Every subject has its own particular way. Math is mostly numerical, not verbal and requires logical thinking; it has its own way to be studied. Before touching on significant points of studying a math test, lets look at some of the fundamentals of “learning.” Learning is not an instant experience; it is a procedure. Learning is a process not an event. Rome wasn't built in a day, and learning anything (or everything) isn't going to happen in a day either. You cannot expect to learn everything in one day, at night, before the test. It is important and necessary to learn day-by-day. Good time management plays a considerable role in learning. When you manage your time, and begin test preparation well in advance, you will notice the subjects are easier than you thought, or feared, and you will take the test without the stress of a sleepless body.more No comments
How to take a test
Preparing for a test? We can help with study tips, test preparation material, study strategies and everything you need to know to prepare for the big day!
- Test Anxiety (5)
In the Exam roomStarting The Exam
- Makes sure you are in the right exam. There may be other testing session for the same class and classes with similar names. Look for others from your section and double check the section number.
- Remember that every instructor has different requirements and will expect different things. Read instructions for each exam so that you are sure to provide accurate answers. Continue reading “In the Exam room” »
The Math of Guessing on an ExamAn interesting article on guessing answers on the SAT. And some commentary:
It's actually not quite true to say you shouldn't guess on the SAT. It's true that students are advised not to take a totally wild guess, but normally if you can eliminate one or more of the available answers, then guessing is +EV. Continue reading “The Math of Guessing on an Exam” ».
How to Take an Oral ExamFor many students, the experience of taking an oral exam is one that is very different to taking a written exam, although you may find that preparation for an oral exam is similar to a written exam. Oral Exams are a standard feature of English as a Second Language Exams such as the Michigan English Language Arts Battery. In addition, several other standardized tests such as the NNAAP and the ITBS have an oral component. Continue reading “How to Take an Oral Exam” ».
How to Concentrate When You've Got a Big Test Ahead of YouConcentration is one of the most important skills anyone needs throughout their life. As students, it has understandable importance concerning the amount of information that must be consumed and recalled. However, even beyond the student days, it’s necessary to have the skills involved in concentration to healthily and adequately perform any skills or responsibility. With its importance, it also seems to be most elusive. Regardless of how far-fetched it seems to acquire, concentration is a skill that is manageable by everyone. concentrate, concentration, how to concentrate, study skills.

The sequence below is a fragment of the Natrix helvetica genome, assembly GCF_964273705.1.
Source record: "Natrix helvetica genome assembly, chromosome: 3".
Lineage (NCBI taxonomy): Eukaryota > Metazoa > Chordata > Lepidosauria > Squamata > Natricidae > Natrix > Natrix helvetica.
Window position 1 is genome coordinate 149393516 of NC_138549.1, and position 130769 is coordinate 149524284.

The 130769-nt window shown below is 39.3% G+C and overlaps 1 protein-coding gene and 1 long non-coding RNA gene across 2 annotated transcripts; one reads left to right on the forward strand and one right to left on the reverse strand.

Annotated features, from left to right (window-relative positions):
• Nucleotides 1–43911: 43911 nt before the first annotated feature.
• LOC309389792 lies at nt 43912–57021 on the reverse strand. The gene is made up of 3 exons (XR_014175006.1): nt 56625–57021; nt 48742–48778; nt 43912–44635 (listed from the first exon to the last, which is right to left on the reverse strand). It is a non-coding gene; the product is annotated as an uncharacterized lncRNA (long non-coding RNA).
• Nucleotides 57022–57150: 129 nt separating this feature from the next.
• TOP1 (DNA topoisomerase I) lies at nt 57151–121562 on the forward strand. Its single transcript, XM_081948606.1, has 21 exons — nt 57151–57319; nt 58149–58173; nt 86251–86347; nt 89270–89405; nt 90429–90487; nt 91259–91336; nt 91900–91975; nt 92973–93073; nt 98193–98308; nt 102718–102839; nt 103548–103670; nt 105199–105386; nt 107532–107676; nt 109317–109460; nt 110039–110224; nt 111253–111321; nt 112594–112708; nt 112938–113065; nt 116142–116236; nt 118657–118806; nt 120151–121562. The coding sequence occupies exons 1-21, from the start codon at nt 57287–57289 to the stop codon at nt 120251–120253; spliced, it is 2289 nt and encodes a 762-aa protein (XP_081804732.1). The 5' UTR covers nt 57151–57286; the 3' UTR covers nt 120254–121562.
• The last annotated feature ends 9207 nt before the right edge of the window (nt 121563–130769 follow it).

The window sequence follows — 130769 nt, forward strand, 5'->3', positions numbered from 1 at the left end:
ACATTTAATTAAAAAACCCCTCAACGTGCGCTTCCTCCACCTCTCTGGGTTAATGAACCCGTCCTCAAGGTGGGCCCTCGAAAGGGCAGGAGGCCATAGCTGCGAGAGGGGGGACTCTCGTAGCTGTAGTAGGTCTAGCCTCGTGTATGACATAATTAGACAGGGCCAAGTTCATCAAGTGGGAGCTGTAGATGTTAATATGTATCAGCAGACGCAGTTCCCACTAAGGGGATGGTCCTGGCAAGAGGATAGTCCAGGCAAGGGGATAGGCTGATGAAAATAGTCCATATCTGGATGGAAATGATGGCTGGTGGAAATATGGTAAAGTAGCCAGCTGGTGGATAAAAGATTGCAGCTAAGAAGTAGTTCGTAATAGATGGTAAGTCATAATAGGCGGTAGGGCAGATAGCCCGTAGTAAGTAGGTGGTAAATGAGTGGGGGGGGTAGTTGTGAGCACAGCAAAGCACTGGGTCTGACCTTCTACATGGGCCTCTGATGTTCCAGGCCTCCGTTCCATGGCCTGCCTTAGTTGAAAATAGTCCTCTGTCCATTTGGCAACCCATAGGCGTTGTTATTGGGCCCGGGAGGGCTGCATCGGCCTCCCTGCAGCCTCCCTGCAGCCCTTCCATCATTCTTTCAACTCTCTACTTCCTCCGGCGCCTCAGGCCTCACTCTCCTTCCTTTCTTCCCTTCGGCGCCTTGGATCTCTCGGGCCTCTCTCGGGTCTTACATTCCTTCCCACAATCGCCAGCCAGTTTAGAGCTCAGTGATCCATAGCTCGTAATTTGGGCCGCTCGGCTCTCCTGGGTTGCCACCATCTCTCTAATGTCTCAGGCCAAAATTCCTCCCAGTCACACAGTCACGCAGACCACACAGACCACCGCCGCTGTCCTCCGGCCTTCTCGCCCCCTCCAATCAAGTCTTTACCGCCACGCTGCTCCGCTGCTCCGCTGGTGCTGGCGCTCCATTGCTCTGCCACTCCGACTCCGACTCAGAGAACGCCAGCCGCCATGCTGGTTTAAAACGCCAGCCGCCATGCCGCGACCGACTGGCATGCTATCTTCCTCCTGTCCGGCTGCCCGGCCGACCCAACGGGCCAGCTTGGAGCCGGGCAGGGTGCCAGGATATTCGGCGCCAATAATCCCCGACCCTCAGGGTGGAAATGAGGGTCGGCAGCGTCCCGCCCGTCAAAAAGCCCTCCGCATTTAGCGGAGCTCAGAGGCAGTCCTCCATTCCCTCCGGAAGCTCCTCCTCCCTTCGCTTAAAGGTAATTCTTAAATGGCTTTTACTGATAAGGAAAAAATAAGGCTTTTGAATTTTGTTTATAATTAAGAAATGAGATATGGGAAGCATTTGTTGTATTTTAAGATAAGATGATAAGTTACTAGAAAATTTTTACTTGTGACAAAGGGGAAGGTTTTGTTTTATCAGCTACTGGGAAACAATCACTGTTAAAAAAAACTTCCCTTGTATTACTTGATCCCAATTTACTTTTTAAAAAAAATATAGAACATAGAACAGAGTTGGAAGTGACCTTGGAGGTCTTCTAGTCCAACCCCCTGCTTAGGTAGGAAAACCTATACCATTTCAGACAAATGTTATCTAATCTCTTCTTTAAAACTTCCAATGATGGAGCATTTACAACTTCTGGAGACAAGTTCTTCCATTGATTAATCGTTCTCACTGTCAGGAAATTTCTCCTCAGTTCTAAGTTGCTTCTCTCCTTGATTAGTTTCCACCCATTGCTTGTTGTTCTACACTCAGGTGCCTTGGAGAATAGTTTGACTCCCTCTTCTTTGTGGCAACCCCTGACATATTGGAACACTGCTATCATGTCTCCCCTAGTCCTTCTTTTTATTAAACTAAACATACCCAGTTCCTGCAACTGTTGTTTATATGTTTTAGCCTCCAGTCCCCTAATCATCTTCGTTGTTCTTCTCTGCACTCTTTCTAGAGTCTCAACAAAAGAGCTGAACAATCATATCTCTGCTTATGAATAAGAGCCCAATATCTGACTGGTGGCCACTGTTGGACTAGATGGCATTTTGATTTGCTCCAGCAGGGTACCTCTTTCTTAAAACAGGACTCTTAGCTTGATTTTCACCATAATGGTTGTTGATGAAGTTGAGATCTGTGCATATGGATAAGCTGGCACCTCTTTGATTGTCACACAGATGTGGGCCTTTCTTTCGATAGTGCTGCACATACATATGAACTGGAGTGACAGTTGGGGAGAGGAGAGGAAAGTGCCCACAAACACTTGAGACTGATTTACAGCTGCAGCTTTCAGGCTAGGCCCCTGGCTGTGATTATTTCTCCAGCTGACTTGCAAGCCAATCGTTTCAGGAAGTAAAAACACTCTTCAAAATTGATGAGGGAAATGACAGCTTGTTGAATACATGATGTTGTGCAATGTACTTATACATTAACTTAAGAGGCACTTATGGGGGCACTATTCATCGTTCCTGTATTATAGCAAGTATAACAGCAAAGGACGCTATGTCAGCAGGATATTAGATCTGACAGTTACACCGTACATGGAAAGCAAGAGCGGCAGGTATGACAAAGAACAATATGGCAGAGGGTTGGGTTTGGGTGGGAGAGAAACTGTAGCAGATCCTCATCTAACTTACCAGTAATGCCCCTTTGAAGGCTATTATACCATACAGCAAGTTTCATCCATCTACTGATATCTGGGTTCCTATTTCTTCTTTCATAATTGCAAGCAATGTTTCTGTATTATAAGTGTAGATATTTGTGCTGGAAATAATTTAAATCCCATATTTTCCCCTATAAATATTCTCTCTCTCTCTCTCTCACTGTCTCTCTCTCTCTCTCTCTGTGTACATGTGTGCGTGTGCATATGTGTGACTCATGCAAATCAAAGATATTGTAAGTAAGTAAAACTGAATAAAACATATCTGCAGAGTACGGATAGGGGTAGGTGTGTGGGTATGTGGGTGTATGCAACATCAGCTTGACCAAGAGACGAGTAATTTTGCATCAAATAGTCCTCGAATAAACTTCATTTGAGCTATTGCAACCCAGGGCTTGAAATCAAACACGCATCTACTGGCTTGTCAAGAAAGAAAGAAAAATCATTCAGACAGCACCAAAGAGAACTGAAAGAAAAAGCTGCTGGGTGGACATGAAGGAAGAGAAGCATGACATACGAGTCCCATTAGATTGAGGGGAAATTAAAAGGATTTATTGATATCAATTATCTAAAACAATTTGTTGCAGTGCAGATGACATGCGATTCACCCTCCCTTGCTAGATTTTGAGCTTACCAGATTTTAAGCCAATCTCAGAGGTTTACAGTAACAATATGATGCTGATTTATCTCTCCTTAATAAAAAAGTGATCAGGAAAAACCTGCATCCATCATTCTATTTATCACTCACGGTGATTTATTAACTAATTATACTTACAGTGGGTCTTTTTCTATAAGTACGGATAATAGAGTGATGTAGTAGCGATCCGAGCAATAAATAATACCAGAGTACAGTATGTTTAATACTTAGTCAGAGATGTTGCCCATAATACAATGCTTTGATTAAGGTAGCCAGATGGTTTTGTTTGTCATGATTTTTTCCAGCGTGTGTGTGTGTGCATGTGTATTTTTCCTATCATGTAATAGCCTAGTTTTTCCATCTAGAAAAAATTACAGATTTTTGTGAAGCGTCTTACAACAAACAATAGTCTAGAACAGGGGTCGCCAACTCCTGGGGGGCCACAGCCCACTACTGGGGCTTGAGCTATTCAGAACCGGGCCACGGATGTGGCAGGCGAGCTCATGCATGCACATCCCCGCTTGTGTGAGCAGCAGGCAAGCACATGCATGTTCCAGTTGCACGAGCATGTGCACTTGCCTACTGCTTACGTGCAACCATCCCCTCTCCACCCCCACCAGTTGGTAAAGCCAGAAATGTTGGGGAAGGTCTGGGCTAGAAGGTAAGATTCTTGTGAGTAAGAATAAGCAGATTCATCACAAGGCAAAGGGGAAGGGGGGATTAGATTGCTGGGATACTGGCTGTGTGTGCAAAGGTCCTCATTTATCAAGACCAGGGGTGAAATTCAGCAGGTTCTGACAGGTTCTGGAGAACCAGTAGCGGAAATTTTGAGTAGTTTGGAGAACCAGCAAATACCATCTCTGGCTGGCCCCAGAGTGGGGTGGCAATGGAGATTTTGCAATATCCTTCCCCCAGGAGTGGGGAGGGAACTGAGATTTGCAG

What to Do When You Fail a TestOnce, when I was a college instructor, a student came to me and asked me what he should do when he fails a test. In other words, is there anything he can do to use that experience to propel him to better performance in the future? I thought about the question, and several not-so-helpful responses came to mind. On the next test, if he thinks he’s going to fail, he could: Continue reading “What to Do When You Fail a Test” ».
Setting Time Priorities on a Timed TestStandardized tests can be a student’s worst nightmare--especially those that are timed. If you’re not careful, the clock can become an enemy working against you as you try to get the highest score possible. Constant clock watching can be a distraction to you and may have a negative impact on performance. Mastering proper techniques for time-managing the standardized test is essential for students to perform at a satisfactory level—in some ways equally important to mastery of the substantive knowledge covered within the test itself. Continue reading “Setting Time Priorities on a Timed Test” ».
Each year, tens of thousands of students take big, life-changing exams, such as the SAT or the ACT. And every year, hundreds or thousands of students get a grade on that test which sorely disappoints them. But what’s a person to do at that point? Many people, of course, consider retaking it. That’s because most of us believe that the more times we take a test, the better we’ll do on it. And actually, statistics tend to agree with this. According to one study, 55 percent of people who retake the SAT or ACT improve their tests the second time they take it. (It’s not always true, of course, as the 35 percent who did worse the second time can attest). Continue reading “Retaking That Big Exam” ».more 5 comments